Liquor Licensing Trends for New York State Hotels

Liquor Licensing Trends for  New York State Hotels

A growing trend in the hotel industry is the addition of “market” areas within hotels, where guests can purchase a variety of items, including microwave meals, snacks and beverages. If a hotel wants to sell alcoholic beverages from its market, it must hold a liquor license. New York’s Alcoholic Beverage Control Law does not currently have a mechanism for licensing these “markets,” but there are ways hotels in the state can obtain a liquor license for these areas.

If a hotel holds a hotel liquor license, which is common in a full-service hotel, it may apply for an additional bar license to sell alcoholic beverages in its market. In a hotel with a liquor license, guests are permitted to take alcohol to their rooms and other areas of the hotel to consume. Guests, however, cannot leave the hotel with wine or hard liquor purchased in the hotel, although they can take beer off the premises.

If a hotel does not hold a liquor license, as is typical in limited-service hotels, it may apply for a liquor license specifically for the market. This type of license requires that the hotel sell food items in the market and provide seating within it or adjoining it. To meet the minimum food requirements, the offerings must be more substantial than chips and crackers, and can include such things as microwave meals, soups, salads and sandwiches. While beer may be taken out of the market area or an adjoining seating area included within the licensed premises, wine and liquor must be consumed in the market/seating area.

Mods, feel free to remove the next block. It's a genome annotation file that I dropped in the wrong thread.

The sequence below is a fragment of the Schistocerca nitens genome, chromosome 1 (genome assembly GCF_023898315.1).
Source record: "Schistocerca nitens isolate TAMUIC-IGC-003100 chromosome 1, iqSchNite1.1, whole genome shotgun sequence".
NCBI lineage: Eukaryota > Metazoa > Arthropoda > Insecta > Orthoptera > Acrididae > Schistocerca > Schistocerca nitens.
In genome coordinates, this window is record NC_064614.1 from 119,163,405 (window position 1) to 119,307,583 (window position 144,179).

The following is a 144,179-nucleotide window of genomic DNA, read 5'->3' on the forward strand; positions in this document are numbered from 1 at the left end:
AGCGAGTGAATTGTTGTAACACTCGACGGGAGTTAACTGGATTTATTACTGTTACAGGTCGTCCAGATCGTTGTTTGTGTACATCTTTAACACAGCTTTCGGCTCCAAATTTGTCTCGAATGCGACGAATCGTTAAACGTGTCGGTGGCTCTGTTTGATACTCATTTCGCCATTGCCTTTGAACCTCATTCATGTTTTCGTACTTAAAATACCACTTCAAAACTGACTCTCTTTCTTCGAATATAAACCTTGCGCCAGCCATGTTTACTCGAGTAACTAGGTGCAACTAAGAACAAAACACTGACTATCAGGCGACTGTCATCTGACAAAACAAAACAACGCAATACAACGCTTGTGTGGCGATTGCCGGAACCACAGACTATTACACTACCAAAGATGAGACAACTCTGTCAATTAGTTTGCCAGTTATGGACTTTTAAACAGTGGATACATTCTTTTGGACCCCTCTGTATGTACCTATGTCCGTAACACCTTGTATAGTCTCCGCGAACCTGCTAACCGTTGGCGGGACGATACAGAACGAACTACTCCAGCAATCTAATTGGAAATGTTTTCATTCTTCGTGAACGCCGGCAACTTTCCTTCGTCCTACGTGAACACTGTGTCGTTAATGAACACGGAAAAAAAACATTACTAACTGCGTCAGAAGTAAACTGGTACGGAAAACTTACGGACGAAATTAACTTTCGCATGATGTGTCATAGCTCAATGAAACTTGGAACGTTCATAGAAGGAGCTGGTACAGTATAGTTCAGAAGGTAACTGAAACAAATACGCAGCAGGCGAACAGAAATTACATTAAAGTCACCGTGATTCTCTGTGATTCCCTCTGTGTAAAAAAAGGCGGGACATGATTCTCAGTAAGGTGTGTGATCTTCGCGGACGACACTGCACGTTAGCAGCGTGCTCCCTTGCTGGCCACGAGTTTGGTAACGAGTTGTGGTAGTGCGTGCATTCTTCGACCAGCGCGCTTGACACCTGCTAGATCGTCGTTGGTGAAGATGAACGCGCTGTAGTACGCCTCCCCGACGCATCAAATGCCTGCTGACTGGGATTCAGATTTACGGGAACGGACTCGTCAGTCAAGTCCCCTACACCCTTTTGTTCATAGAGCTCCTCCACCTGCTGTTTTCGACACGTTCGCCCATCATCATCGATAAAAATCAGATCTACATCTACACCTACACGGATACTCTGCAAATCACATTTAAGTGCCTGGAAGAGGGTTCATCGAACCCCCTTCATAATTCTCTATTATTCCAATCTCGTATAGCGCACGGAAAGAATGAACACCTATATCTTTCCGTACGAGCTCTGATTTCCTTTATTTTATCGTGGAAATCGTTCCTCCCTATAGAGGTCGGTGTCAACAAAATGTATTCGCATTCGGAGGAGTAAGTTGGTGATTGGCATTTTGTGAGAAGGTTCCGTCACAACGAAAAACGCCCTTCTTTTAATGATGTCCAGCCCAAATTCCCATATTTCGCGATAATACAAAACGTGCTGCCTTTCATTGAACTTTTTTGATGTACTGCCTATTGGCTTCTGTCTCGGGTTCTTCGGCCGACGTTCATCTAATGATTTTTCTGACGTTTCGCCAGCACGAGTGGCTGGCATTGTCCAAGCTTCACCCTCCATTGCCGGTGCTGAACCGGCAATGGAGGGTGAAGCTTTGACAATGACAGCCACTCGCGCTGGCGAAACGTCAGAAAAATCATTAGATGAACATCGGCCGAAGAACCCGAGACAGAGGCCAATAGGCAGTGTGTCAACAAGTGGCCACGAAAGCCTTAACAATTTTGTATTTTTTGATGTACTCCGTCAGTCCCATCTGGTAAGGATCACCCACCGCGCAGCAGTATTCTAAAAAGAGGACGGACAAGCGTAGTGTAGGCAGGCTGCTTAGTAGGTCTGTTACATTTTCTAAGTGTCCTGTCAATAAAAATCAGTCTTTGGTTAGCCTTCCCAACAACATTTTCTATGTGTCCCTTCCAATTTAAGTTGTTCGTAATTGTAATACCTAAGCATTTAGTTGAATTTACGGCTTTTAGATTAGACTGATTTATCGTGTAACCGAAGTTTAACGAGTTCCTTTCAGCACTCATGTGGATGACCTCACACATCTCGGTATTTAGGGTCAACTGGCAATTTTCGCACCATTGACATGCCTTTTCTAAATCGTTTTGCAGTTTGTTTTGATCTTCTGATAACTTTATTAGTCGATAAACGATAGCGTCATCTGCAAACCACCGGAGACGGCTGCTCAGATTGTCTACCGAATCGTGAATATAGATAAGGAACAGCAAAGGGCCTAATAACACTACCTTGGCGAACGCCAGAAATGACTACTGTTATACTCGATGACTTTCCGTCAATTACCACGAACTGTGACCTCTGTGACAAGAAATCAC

Please note that the sale of wine and/or spirits in hotel markets has one additional requirement: Hotel employees must “serve” the wine and/or spirits to guests (i.e., uncork the wine or pour/mix spirits).

theresa russo and alissa yohey